My range hood has a motor with an impeller on it. The impeller is attached to the rotor shaft by a nut that threads onto the impeller's... bushing I guess it's called, which is slotted, so that as the nut is tightened around it, the bushing is pressed into the shaft from all sides to prevent the impeller from freely slipping on the shaft.

The problem is, I guess the nut isn't pressing enough, and the impeller is in fact slipping on the shaft. I can tell because the bolt heats up so much from the friction that you can't even touch it. It also produces noise which is similar to the noise it makes when the nut is put on very loosely and there is a lot of visible slippage (I checked just to be sure).

I tried tightening the bolt, but so far was unable to tighten it enough to solve the problem. It loosens enough to allow slippage within minutes of first use. Is there any other way to increase friction? I was thinking maybe some kind of tape, but not sure which one would be effective and would be thin enough to fit. Or maybe just glue? Although I will eventually need to take the impellers off for cleaning.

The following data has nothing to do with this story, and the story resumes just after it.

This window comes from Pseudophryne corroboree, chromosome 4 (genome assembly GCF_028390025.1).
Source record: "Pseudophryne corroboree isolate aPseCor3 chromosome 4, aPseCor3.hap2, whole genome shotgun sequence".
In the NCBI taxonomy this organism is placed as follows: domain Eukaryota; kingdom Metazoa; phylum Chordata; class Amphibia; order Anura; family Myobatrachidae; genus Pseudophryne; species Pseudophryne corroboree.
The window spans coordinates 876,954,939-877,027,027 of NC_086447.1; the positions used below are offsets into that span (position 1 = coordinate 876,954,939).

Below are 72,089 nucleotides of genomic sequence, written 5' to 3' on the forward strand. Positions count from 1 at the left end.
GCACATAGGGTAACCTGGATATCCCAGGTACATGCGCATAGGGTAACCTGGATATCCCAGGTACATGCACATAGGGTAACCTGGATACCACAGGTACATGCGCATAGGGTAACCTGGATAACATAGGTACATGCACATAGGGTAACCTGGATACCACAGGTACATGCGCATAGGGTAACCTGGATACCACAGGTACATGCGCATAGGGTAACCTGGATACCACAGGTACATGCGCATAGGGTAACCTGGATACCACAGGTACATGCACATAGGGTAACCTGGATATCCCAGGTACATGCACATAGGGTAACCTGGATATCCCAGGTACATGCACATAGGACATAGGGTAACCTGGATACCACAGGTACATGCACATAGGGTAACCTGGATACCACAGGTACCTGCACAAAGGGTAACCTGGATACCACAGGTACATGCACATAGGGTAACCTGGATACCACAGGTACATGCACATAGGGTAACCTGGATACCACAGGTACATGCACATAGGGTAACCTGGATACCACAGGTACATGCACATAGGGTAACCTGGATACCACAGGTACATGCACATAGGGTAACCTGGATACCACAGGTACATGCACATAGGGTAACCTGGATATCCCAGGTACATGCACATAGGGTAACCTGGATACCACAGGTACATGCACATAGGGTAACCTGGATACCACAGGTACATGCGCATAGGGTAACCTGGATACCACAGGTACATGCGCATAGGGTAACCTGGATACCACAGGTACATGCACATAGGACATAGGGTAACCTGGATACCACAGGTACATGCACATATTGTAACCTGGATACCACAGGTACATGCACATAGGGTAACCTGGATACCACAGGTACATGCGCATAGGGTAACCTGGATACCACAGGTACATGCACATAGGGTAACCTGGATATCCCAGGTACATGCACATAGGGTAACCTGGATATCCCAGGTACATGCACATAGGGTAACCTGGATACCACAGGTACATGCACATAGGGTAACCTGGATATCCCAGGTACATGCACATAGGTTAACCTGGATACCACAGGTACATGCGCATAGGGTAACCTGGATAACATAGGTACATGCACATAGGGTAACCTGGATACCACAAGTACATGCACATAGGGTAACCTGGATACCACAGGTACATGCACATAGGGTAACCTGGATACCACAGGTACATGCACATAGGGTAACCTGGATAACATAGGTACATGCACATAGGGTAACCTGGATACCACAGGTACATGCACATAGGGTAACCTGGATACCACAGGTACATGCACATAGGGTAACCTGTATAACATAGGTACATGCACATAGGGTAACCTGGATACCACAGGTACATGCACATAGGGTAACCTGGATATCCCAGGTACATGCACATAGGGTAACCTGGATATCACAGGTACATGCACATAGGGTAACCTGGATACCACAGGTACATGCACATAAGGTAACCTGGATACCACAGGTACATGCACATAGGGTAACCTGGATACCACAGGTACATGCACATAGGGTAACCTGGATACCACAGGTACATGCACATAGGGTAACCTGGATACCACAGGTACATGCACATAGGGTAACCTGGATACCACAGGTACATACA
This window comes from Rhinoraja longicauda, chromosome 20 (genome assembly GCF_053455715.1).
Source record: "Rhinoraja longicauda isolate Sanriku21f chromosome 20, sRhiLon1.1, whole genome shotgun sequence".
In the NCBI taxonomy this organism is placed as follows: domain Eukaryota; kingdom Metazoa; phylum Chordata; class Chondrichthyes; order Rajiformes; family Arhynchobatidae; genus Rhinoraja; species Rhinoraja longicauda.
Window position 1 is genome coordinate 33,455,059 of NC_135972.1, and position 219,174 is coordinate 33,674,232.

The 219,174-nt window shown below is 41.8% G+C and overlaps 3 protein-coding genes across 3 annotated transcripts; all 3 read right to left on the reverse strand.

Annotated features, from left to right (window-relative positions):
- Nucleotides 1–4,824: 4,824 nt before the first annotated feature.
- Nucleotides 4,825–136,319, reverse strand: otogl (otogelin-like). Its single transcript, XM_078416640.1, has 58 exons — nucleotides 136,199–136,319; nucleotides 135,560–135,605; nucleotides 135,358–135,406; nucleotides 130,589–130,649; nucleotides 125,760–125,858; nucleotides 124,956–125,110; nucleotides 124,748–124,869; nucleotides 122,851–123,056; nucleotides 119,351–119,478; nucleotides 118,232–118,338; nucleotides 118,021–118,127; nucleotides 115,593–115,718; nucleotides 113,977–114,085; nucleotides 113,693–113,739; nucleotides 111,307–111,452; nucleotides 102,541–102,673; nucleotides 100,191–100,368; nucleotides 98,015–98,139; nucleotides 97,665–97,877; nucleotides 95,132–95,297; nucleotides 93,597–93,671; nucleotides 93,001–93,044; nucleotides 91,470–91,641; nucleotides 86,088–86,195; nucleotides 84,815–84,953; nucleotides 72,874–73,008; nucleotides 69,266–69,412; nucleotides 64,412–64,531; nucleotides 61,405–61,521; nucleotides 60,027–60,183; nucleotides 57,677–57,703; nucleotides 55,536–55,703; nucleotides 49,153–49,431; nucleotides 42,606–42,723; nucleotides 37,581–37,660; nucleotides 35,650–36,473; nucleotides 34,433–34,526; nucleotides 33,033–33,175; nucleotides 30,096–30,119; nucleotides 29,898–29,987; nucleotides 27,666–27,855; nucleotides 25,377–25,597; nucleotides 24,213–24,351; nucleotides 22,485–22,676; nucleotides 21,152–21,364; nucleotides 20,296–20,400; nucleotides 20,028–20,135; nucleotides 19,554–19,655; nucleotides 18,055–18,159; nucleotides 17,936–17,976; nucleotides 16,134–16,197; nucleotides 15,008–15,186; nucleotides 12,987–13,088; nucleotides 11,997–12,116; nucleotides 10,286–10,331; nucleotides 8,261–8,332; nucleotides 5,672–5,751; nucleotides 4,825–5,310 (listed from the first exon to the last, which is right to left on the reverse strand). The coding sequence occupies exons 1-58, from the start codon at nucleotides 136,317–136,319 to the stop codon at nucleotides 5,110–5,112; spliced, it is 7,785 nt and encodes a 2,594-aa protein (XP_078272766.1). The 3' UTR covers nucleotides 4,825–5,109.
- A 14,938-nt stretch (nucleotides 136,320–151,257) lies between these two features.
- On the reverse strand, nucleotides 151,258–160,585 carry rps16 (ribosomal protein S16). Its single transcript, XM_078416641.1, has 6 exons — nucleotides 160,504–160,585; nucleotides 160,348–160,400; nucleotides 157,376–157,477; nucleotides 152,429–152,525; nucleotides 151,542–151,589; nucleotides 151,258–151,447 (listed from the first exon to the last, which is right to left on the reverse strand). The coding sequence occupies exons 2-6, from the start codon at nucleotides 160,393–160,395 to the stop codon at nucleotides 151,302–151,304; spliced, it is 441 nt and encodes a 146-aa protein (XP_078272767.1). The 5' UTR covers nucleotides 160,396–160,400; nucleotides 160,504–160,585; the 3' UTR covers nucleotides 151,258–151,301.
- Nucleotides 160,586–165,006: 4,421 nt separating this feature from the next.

For the record, the motor actually carries two impellers on the same shaft as shown on the diagram. The model is Kitchenaid KICU265HSS1.



  • 1
    Can you remove the nut and add a thin washer?
    – JACK
    Jan 26, 2020 at 23:05
  • @JACK I guess... do you mean to add friction between the nut and the black plastic of the impeller that way, to prevent the nut from slowly coming loose?
    – Nikita
    Jan 26, 2020 at 23:25
  • That's kind of what I was referring to. Then you'd be able to tighten the nut and prevent the impeller from spinning on the shaft.
    – JACK
    Jan 26, 2020 at 23:30
  • @JACK I will try that, thanks.
    – Nikita
    Jan 26, 2020 at 23:45

1 Answer 1


Put a drop of super glue on the bare shaft, then slide the impeller fully into place. Put the nut on without gluing it. Leave it for an hour so the glue can set up. You could also use a threadlocker liquid on the shaft. I have repaired loose impellers for combustion air fans inhigh efficiency furnaces. I also use this repair for bath fans and rangehoods.

  • Thanks! I applied blue threadlocker like you said last night, here's the result: a) I confirmed that there is no slippage now by marking the shaft and bolt with sharpie, b) The shaft still gets very hot, not sure if that's normal, c) I'm still getting a high pitched whining noise sometimes but not always. There is also an intermittent high frequency medium-pitch vibration / rattling noise which I identified to be caused by the flap (damper) vibrating / fluttering (one of its springs got dislodged).
    – Nikita
    Feb 1, 2020 at 0:36

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